To maintain power for 40 years while their people starved and plotted to escape, the Communist Party had to get very good at controlling people and undermining anti-state activists. But outright street violence and assassinations weren’t good for the Party image, so the Ministry for State Security got creative. Better known as the Stasi (the German acronym), these secret police were the “Schild und Schwert der Partei” (Shield and Sword of the Party.) Their sole function was to keep the Communist Party in power. They didn’t care how.

The Stasi were prolific gaslighters. In the 1950s, repression was brutal, physical torture. Early in the 1970s, eager to be accepted on the international stage, the East German Secret Police had to get more subtle. The aim of Zersetzung (a repurposed military term meaning disintegration or corrosion) was to “switch off” any activist individuals and groups who might threaten the Party. Police collected medical, school, and police records, interviews with neighbors and relatives, and any other evidence they could get and would then customize a direct hit on an individual’s mental health.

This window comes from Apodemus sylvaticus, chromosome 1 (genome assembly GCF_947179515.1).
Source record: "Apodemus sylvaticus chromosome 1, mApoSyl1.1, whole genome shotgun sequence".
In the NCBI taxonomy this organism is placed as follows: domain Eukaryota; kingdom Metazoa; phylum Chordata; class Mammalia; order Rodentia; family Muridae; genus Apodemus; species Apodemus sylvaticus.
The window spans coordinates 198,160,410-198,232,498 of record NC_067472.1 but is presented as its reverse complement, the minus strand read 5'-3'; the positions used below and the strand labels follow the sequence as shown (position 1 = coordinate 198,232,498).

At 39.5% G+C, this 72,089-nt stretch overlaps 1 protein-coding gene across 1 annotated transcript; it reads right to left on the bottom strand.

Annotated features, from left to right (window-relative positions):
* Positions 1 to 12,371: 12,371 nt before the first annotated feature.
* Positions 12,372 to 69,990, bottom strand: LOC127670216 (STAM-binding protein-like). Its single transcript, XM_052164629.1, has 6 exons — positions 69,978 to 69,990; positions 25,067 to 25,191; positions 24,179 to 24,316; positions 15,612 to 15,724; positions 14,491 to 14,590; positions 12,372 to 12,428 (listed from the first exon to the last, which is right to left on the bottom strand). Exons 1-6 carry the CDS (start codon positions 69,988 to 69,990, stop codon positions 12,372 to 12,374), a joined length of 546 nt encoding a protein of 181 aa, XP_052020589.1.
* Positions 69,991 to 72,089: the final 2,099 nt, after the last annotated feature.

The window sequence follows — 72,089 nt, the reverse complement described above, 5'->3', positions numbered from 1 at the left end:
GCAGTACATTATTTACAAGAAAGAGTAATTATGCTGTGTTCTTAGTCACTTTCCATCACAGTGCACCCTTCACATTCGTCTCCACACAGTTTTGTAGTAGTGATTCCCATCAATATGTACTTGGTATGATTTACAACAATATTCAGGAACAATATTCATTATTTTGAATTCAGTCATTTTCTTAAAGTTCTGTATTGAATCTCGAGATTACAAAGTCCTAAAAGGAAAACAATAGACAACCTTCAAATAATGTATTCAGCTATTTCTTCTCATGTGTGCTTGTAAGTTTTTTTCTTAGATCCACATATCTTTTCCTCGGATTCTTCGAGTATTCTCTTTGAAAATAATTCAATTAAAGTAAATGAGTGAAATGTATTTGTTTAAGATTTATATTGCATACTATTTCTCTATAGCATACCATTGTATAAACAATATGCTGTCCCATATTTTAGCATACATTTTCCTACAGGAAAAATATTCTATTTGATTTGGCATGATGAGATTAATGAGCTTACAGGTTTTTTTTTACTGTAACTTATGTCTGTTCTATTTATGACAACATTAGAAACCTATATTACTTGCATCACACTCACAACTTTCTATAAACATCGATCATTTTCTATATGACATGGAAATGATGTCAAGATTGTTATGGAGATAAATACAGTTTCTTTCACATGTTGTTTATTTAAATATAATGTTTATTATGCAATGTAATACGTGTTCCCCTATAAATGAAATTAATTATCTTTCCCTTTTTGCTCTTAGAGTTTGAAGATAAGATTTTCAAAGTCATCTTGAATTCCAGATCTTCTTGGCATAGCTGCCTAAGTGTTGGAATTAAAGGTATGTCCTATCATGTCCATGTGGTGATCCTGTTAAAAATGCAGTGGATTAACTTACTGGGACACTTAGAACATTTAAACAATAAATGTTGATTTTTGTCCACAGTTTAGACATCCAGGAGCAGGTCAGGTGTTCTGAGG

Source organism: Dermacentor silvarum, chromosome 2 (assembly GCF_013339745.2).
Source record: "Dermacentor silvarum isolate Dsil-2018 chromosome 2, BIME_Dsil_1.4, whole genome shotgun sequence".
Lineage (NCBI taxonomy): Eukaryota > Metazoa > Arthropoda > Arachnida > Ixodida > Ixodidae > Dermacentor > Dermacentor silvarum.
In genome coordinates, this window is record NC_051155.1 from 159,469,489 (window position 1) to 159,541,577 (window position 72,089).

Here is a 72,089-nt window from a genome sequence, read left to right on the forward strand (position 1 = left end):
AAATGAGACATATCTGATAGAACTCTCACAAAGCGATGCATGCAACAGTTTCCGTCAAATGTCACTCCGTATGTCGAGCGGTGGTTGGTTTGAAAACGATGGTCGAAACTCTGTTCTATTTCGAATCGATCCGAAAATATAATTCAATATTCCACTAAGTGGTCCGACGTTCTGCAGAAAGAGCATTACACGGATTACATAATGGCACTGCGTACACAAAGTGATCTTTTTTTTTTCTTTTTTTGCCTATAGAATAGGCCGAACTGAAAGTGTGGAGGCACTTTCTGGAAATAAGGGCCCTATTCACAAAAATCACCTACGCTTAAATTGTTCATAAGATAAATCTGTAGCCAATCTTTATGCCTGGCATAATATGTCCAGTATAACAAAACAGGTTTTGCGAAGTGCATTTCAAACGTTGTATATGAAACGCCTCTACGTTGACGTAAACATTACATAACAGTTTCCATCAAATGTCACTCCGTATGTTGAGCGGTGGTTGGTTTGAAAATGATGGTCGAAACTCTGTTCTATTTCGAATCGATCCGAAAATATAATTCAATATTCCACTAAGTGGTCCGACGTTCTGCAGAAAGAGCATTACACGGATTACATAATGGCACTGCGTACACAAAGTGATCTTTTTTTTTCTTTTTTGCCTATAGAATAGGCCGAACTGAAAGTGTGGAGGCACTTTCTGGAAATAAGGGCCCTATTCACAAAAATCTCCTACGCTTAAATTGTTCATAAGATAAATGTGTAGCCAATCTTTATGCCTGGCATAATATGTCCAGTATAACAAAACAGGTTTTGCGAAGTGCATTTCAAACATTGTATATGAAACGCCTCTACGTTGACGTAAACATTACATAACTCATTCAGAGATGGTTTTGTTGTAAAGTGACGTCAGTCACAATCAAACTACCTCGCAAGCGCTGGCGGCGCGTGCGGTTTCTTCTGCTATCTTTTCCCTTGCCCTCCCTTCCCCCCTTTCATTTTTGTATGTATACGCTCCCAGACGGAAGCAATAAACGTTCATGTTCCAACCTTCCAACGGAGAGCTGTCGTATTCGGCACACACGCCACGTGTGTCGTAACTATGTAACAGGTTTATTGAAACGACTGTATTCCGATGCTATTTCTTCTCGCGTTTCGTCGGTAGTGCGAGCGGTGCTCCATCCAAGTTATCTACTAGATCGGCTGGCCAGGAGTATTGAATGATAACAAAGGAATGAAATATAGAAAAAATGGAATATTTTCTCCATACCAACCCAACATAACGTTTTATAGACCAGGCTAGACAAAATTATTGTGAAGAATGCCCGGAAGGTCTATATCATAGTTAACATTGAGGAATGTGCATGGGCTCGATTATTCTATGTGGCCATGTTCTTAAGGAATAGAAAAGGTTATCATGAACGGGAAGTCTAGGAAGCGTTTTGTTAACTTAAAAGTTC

If someone looked like he might challenge the Communist Party’s legitimacy or control, the Stasi systematically destroyed his life. They used blackmail, social shame, threats, and torture. Careers, reputations, relationships, and lives were exploded to destabilize and delegitimize a critic. Some forms of harassment were almost comical: agents spread rumors about their targets, flooded their mailboxes with pornography, moved things around in their apartments, or deflated their bicycle tires day after day. Others were life-altering: Individuals labeled as subversives were banned from higher education, forced into unemployment, and forcibly committed to asylums. Many suffered long-term psychological trauma, loss of earnings, and intense social shame as a result of Stasi lies.

The Stasi had 91,000 employees at its peak – roughly one in every 30 residents was a Stasi agent. More than one in three East Germans (5.6 million) was under suspicion or surveillance, with an open Stasi file. Another half million were feeding the Stasi information. This level of surveillance and infiltration caused East Germans to live in terror – you really never knew if you could trust anyone – though most had no idea of the scope of these activities until after the Berlin Wall fell.